Lack Of Energy Costs VSU
By Ryan Lazo, sports editor
Feb 12, 2014, 20:01
Ryan Lazo/Hopewell News/News-Patriot
ETTRICK — It hasn't been the type of season Virginia State University players and coaches envisioned having prior to the beginning of the campaign. Yet, following a season-high six-game losing streak, the Trojans won four straight, seemingly righting the ship at the most critical time.
However, two-straight losses and a win over Saint Augustine University followed, making the Trojans match-up against Chowan University Wednesday evening all the more important. Virginia State sat just one game ahead of the Hawks for last place in the CIAA Northern Division and with a win could have found themselves in a four-way tie for second-place.
And for the first 10:52 of action, the Trojans did everything they could to accomplish their goal. Christopher Grier and Khalil Tate provided the outside shooting compliments, connecting on two 3-pointers while Allen Harris provided the craftiness to get into the paint for his only 4 points on the night during a 9-2 Trojans run to take a 19-12 lead.
However, the momentum would swiftly turn toward the end of the half as Chowan executed a 12-0 run on the strength of three 3-pointers to take a lead they would not relinquish in a 71-64 victory at Daniel Gymnasium.
"I don't think we had energy to start," Virginia State head coach Lonnie Blow said after the loss. "We didn't have a lot of that passion, energy or enthusiasm and we had to climb uphill pretty much all game long. We just didn't play very well."
While Virginia State (12-10, 5-7) did not play its best game of the season, what is more concerning to a head coach is the lack of energy Blow said he noticed throughout the contest.
It was obvious in the effort the Trojans players put forth on the court, looking lethargic at times. The missing energy is the very foundation of what cost Virginia State a chance to thrust themselves right into the middle of the pack in the Northern Division.
The Trojans were a step slow defensively in both identifying and adjusting to the screens being set by the Hawks, struggled to fight their way through them and even messed up on switches leaving shooters wide open. For the Chowan (10-12, 4-8) players, it was nothing more than warm-up jumpers as Kyree Bethel and Kortez Smith combined to shoot 7-of-9 from 3-point range while the team shot a still blistering 12-of-19 from beyond the arc for 63 percent.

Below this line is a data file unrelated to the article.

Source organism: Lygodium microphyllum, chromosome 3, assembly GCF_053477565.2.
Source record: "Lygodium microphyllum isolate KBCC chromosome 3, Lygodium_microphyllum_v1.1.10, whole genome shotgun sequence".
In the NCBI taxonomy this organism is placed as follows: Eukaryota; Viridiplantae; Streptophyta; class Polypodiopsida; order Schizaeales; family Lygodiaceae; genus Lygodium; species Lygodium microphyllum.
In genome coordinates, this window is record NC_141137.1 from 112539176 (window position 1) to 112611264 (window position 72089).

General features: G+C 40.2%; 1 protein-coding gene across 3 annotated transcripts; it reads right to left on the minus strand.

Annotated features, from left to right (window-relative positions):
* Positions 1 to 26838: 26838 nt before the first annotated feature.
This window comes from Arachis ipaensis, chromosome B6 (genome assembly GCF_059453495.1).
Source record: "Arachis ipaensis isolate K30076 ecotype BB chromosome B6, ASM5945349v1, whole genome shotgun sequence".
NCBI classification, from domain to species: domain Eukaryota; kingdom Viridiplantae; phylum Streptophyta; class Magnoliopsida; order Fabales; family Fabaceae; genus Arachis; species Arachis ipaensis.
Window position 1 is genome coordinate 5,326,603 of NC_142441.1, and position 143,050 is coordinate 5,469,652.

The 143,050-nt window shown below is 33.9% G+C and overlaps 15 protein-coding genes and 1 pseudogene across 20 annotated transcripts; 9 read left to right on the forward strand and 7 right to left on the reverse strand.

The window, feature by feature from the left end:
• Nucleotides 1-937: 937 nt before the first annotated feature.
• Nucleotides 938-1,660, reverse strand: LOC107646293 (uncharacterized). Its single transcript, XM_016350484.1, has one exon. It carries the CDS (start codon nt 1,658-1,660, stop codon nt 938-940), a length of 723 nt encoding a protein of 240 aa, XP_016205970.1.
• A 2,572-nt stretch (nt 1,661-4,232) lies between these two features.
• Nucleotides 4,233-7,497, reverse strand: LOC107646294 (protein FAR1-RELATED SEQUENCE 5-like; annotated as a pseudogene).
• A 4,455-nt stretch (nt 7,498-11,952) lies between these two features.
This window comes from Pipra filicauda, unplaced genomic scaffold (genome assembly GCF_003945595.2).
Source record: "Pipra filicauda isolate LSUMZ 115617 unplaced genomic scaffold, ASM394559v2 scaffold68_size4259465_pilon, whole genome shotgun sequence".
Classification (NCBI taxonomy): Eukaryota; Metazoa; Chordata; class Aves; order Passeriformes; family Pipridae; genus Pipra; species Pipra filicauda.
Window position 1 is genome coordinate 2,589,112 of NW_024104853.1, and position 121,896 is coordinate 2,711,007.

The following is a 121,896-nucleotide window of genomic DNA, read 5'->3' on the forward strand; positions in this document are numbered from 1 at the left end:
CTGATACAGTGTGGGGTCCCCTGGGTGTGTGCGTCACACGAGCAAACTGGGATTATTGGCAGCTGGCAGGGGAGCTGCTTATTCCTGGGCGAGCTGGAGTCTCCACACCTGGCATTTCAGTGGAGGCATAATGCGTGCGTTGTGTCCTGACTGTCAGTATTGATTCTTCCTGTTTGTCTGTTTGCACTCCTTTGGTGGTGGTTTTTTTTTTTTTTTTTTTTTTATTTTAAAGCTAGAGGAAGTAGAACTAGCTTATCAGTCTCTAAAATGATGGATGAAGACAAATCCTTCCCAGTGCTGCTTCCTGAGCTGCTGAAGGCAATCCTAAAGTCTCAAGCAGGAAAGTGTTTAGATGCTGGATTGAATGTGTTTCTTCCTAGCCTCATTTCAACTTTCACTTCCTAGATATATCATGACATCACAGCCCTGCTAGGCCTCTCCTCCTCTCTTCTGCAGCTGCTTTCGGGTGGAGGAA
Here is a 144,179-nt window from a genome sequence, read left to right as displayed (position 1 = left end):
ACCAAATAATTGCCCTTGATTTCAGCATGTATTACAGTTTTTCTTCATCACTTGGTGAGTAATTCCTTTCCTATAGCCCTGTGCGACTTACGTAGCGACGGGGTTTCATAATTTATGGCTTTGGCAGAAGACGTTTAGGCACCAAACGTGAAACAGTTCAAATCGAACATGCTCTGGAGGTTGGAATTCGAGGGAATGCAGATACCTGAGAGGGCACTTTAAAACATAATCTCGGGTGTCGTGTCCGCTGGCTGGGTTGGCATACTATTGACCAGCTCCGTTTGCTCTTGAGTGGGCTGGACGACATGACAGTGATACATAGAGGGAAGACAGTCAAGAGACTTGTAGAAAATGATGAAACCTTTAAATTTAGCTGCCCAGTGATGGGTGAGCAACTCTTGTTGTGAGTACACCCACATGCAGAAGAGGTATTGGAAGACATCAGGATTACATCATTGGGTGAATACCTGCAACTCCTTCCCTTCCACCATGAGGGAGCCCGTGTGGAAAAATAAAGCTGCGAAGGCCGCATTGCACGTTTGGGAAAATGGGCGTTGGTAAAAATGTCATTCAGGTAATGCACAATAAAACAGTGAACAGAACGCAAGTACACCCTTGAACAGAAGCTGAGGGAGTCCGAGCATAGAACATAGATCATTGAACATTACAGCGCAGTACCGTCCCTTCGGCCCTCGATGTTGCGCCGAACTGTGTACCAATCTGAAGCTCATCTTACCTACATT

"We talked about it all week with the fact they shoot a lot of 3-pointers," Blow said of his team's defensive preparation. "We talked about getting up on them and guarding the 3-point line all week long, but we didn't do a good job of communicating whether it was a switch or stay ... we had an advantage inside and we didn't take advantage of it."
And no where was the advantage more noticeable than in the battle on the boards where the Trojans dominated the match-up, 49 to 31, including 25 offensive rebounds.
However, that's where the advantage was laid to waste. While Larry Savage scored a team-high 16 points on 7-of-14 shooting and grabbed eight rebounds — seven on the offensive glass — Greg Gant, Kevin Wiggins and Harris went a combined 3-of-11 from the field for 9 points.
Add in the inability for the guards to take advantage of the kick-outs after the offensive rebounds — Virginia State shot a chilly 35.7 percent from the field — and one can understand how the Trojans managed just 13 second-chance points, leaving as much as 37 points on the court.
Ryan Lazo/Hopewell News/News-Patriot
"We talked about it at halftime when we had nine rebounds and just one point," Blow said. "But we just didn't play. Tip your hat to them. They played well, hit the shots when they needed to and we just didn't do a good job."
Perhaps the only time Virginia State did play well was in the final 4:08 of action as Chowan finished off a 19-6 run to take their largest lead of the game, 67-50. However, Grier's long jumper for two of his 12 points on 4-of-12 shooting propelled the Trojans toward the home stretch.
Virginia State would go on a 12-0 run and cut the deficit to as little as five points after two Savage free throws, but by the time Lamar Kearse and Grier each missed desperation 3-pointers — Kearse was 0-for-7 on the game for just 3 points — the contest was out of hand.
"They got a little bit of desperation to make some plays and try to get back into the game, but you can't do that," Blow said. "You can't get that far behind and try to pick it up later. It just doesn't work."
For a Trojans squad which has now dropped three of its last four games, they need to figure out what works and fast as they reside in the basement of the Northern Division after a spiritless loss with just three games left to be played.